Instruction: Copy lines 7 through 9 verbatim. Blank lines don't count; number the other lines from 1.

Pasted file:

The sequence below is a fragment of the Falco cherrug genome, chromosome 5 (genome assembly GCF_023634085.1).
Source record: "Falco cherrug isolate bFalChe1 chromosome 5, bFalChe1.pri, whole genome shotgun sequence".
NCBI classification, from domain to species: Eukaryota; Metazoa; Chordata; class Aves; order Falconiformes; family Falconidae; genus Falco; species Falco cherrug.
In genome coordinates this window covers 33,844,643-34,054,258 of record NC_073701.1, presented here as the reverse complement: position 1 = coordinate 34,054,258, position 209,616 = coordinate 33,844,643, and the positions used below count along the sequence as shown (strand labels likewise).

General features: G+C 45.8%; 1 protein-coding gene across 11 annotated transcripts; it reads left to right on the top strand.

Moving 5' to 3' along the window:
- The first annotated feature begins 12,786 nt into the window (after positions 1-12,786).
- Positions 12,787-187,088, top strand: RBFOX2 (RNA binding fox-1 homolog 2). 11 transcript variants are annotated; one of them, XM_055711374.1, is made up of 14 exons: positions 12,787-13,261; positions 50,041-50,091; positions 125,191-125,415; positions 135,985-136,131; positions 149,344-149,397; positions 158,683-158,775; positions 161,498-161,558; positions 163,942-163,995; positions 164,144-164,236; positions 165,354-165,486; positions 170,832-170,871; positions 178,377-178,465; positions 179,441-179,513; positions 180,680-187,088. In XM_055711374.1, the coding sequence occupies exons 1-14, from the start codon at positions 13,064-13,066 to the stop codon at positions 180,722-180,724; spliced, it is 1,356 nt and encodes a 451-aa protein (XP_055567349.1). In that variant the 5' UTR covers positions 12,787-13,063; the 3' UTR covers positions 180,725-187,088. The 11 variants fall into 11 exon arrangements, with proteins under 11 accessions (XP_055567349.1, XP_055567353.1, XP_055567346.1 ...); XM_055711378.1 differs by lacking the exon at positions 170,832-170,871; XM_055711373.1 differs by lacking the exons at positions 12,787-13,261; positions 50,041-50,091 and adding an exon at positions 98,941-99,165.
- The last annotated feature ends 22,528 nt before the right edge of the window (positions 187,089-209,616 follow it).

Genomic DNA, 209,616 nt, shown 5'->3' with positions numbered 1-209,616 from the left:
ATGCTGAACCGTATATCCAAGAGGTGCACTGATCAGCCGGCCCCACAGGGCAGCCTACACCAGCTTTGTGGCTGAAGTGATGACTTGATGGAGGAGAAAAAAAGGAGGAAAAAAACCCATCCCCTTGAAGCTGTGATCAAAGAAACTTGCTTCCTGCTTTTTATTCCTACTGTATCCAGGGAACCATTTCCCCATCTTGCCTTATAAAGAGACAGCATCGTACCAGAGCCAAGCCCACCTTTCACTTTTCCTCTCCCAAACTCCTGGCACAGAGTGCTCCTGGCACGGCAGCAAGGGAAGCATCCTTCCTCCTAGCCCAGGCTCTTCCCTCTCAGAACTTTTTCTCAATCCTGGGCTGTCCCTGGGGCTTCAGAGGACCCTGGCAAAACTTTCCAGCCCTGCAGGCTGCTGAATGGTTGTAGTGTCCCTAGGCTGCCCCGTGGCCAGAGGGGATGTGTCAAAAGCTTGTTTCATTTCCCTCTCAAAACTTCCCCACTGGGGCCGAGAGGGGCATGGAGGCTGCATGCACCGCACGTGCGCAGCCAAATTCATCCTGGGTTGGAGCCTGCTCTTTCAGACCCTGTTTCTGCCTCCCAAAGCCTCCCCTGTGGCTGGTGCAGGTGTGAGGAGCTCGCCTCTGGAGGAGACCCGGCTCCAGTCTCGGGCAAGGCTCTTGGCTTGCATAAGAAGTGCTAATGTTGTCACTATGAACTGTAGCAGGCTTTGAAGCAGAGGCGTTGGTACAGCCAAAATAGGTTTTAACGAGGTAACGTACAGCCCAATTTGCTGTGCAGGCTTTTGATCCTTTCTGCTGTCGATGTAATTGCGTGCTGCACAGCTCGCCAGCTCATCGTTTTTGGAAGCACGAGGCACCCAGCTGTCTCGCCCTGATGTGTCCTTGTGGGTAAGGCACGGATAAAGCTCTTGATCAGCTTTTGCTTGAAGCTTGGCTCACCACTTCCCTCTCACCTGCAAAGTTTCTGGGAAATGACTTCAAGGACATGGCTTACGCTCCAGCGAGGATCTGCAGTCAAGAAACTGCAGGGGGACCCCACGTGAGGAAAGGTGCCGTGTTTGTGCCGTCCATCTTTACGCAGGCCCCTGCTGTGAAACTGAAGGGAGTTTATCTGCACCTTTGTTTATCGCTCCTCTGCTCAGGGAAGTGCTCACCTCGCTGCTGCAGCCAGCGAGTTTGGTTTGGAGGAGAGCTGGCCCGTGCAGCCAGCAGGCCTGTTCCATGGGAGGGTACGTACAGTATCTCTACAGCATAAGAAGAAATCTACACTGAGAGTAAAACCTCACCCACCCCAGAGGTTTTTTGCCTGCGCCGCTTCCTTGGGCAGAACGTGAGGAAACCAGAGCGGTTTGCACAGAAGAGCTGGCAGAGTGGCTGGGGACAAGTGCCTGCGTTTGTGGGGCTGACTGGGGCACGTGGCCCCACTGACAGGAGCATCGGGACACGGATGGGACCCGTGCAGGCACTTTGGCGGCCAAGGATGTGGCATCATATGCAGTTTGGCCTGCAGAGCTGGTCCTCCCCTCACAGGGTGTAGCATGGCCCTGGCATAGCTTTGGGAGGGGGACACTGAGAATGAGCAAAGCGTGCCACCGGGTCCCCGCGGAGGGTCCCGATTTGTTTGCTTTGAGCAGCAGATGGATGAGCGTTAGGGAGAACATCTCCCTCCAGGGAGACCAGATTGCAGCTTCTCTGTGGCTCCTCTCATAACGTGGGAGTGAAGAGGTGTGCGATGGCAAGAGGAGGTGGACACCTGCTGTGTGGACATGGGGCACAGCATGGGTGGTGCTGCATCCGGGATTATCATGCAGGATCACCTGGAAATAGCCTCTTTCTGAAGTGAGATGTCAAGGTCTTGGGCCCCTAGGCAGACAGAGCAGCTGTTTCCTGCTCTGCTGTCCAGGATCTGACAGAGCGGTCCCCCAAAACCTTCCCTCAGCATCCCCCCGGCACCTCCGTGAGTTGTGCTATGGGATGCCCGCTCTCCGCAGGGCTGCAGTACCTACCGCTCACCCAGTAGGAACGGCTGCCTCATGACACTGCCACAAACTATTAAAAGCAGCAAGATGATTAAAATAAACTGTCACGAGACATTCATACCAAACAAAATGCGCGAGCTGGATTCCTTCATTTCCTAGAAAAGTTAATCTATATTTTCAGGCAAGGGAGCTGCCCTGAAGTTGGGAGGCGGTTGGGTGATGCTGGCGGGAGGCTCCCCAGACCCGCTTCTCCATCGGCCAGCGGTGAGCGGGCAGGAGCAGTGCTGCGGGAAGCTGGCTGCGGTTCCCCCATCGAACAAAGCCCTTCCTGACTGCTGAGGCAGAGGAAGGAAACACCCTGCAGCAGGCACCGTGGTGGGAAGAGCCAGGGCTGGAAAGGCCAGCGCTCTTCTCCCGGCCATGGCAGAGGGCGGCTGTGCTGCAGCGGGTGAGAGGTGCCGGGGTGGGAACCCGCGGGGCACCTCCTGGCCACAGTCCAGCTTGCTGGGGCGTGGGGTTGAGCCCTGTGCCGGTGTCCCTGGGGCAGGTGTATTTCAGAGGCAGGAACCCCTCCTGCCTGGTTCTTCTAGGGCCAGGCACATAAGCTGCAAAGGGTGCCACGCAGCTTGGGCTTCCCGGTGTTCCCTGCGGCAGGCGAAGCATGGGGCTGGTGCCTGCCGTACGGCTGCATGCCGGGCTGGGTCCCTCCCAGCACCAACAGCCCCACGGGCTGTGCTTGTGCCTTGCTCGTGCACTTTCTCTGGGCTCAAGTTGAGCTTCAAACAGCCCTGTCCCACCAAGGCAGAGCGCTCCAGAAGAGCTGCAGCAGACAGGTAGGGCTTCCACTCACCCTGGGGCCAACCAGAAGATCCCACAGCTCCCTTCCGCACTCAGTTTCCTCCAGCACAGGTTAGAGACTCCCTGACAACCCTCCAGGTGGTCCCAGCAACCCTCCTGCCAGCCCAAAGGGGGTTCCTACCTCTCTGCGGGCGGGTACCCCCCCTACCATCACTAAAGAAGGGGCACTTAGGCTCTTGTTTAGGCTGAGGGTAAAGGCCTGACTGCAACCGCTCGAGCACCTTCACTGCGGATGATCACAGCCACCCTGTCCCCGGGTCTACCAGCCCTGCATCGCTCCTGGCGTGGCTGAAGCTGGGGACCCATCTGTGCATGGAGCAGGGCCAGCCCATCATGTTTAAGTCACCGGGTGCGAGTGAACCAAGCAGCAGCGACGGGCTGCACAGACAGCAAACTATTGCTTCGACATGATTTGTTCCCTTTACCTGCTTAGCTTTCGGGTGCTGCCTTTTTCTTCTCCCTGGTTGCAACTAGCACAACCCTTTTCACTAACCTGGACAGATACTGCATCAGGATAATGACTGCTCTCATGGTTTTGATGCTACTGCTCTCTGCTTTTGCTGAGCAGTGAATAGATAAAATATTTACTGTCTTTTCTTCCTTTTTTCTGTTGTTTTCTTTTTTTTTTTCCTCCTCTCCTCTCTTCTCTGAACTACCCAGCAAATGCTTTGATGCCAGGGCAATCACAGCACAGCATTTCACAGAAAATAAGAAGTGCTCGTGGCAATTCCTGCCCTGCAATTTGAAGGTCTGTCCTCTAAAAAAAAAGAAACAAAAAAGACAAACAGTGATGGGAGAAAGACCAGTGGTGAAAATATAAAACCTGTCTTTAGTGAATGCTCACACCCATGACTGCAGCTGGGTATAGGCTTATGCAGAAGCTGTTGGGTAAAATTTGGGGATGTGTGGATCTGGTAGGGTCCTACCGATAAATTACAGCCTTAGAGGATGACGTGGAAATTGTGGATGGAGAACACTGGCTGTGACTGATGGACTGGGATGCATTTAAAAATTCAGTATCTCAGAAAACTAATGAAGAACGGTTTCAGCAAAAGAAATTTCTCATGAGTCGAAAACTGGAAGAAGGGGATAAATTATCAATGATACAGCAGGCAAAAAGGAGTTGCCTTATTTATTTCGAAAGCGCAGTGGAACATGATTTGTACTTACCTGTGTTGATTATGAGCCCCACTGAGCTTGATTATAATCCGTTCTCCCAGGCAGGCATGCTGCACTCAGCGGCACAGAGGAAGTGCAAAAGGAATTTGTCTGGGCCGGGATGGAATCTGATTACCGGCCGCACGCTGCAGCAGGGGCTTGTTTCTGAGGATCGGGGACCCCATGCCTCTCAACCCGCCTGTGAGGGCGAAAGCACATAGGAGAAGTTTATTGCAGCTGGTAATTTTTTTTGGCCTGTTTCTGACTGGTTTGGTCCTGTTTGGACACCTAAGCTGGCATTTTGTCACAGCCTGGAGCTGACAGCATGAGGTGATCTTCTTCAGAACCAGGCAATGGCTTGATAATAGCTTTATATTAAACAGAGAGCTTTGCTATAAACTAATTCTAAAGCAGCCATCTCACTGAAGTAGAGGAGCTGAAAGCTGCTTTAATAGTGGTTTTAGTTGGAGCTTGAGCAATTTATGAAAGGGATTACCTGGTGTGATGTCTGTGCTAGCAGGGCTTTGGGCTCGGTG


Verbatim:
- The first annotated feature begins 12,786 nt into the window (after positions 1-12,786).
- Positions 12,787-187,088, top strand: RBFOX2 (RNA binding fox-1 homolog 2). 11 transcript variants are annotated; one of them, XM_055711374.1, is made up of 14 exons: positions 12,787-13,261; positions 50,041-50,091; positions 125,191-125,415; positions 135,985-136,131; positions 149,344-149,397; positions 158,683-158,775; positions 161,498-161,558; positions 163,942-163,995; positions 164,144-164,236; positions 165,354-165,486; positions 170,832-170,871; positions 178,377-178,465; positions 179,441-179,513; positions 180,680-187,088. In XM_055711374.1, the coding sequence occupies exons 1-14, from the start codon at positions 13,064-13,066 to the stop codon at positions 180,722-180,724; spliced, it is 1,356 nt and encodes a 451-aa protein (XP_055567349.1). In that variant the 5' UTR covers positions 12,787-13,063; the 3' UTR covers positions 180,725-187,088. The 11 variants fall into 11 exon arrangements, with proteins under 11 accessions (XP_055567349.1, XP_055567353.1, XP_055567346.1 ...); XM_055711378.1 differs by lacking the exon at positions 170,832-170,871; XM_055711373.1 differs by lacking the exons at positions 12,787-13,261; positions 50,041-50,091 and adding an exon at positions 98,941-99,165.
- The last annotated feature ends 22,528 nt before the right edge of the window (positions 187,089-209,616 follow it).